Subbotin: I think that’s a fair comment. We strive to progress and improve with every album. Certainly the feeling in the band has been that we have improved as composers and as musicians and were able to capture this with the new songs. We purposefully tried to make the songs have more impact and more “hooks” – if the listener cannot remember any melodies after listening to the album, then what was the point of it? Of course, some things did not work out perfectly on this album. Without going into detail, I think it’s fair to say all band members had to compromise. From a personal level, there are some things that I know we could have done better… but I’m happy enough with the final product and I’m sure we will do even better on the next record. After all, if you think you have made your perfect record and you can’t do better – then it’s better to retire and go out on a high. I wish some of these older bands would do the same as opposed to tarnishing their legacy with half-baked crap. What was the writing process like for album #3?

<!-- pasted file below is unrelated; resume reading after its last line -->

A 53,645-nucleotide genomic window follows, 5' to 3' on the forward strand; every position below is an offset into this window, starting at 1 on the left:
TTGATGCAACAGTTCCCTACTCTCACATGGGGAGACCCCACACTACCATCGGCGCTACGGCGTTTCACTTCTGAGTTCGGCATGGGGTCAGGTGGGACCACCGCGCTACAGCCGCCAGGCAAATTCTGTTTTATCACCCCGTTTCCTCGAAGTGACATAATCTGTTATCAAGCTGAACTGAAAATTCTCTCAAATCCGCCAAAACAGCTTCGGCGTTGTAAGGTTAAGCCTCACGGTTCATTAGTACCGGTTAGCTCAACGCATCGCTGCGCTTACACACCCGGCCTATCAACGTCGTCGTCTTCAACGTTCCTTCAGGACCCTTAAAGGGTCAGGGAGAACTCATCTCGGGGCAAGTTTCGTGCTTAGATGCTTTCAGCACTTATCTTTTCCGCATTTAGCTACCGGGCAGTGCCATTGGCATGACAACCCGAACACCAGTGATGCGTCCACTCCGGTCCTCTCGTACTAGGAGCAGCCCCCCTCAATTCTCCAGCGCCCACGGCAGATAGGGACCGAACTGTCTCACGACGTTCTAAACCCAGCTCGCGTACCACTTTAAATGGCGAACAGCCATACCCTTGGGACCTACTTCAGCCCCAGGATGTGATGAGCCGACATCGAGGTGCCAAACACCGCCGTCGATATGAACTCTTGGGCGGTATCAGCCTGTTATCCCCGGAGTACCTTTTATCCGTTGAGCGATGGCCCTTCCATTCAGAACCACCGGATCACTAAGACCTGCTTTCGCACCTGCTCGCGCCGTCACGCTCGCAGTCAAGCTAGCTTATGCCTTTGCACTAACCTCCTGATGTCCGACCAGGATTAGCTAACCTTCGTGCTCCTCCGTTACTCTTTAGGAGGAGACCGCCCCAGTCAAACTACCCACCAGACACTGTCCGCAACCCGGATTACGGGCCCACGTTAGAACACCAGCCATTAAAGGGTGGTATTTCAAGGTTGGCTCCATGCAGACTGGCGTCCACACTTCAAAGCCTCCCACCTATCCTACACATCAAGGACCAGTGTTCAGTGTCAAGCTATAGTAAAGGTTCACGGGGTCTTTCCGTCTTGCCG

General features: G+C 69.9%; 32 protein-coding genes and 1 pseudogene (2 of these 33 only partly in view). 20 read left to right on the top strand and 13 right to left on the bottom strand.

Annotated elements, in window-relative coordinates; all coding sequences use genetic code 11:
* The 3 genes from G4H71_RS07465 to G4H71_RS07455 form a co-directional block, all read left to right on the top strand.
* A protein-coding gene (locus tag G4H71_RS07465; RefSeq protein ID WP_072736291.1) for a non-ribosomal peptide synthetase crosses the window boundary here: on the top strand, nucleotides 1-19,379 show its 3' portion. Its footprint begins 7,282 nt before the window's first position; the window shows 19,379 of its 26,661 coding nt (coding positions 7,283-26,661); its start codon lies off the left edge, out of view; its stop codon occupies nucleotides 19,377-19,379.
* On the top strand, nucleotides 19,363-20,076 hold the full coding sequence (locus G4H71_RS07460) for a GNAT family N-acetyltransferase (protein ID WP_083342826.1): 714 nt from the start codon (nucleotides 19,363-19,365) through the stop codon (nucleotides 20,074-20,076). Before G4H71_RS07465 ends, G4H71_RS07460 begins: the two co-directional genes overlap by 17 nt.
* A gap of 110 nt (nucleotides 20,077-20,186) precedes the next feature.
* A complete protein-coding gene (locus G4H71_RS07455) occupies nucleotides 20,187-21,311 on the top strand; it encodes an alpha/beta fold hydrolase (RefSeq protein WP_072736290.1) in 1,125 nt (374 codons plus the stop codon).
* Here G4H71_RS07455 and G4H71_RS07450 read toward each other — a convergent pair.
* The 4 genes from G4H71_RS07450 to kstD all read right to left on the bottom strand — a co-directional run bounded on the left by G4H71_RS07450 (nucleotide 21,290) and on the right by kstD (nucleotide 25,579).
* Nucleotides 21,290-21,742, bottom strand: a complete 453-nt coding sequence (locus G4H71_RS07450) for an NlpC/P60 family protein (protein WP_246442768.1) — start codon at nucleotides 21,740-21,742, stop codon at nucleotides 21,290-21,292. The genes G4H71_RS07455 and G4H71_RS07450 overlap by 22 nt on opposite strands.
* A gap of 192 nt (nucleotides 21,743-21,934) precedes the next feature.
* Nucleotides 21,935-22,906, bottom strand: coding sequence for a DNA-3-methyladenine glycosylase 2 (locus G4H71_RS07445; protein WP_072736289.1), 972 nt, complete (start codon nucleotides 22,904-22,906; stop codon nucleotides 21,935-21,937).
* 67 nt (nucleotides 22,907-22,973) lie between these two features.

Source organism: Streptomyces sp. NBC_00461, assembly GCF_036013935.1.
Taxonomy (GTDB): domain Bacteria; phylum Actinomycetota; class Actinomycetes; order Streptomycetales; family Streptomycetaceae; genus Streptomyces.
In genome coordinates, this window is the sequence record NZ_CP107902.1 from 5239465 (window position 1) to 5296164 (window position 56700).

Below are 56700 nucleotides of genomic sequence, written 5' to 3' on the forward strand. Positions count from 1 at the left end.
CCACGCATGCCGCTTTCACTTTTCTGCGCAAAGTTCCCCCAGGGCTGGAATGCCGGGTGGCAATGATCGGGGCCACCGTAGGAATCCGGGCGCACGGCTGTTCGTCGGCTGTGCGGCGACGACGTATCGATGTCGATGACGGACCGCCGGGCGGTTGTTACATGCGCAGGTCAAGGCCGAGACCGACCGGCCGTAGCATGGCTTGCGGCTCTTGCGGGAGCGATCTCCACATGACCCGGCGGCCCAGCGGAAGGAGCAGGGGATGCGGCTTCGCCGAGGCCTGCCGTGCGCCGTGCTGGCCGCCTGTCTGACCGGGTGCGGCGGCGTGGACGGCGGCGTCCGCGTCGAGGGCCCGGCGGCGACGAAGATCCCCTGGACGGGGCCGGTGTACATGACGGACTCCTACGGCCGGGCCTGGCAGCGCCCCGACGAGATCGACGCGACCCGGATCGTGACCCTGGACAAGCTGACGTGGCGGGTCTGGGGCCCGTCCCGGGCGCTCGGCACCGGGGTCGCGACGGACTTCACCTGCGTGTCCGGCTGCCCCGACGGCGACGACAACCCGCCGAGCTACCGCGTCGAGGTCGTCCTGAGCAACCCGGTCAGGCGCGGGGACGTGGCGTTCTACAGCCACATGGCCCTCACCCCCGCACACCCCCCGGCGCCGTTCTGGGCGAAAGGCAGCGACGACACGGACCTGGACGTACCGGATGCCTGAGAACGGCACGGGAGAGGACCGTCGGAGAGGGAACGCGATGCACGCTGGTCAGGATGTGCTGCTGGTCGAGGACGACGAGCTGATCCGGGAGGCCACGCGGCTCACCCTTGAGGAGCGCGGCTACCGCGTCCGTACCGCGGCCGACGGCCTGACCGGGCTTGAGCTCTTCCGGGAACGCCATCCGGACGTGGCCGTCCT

Subbotin: In a way, it was quite different to the previous albums, as we worked a lot in Shoi’s (other guitarist) private teaching/recording studio. The whole band plugged in directly into a computer with multi-tracking program, using guitar processors and electronic drums. We recorded ideas at almost every rehearsal and took them away to work on individually between rehearsals. Because the ideas were captured on demos very early on, we were able to spend a lot of time and attention on arrangements. If you play in rehearsal studio at loud volumes, it can be easy to miss certain notes clashing or rhythms not working. Writing in a recording studio environment at quieter volumes, everything was very clear. As a result, we have been able to come up with some very cool arrangements. You were able to keep the same lineup between releases – how beneficial was that when putting the new album together?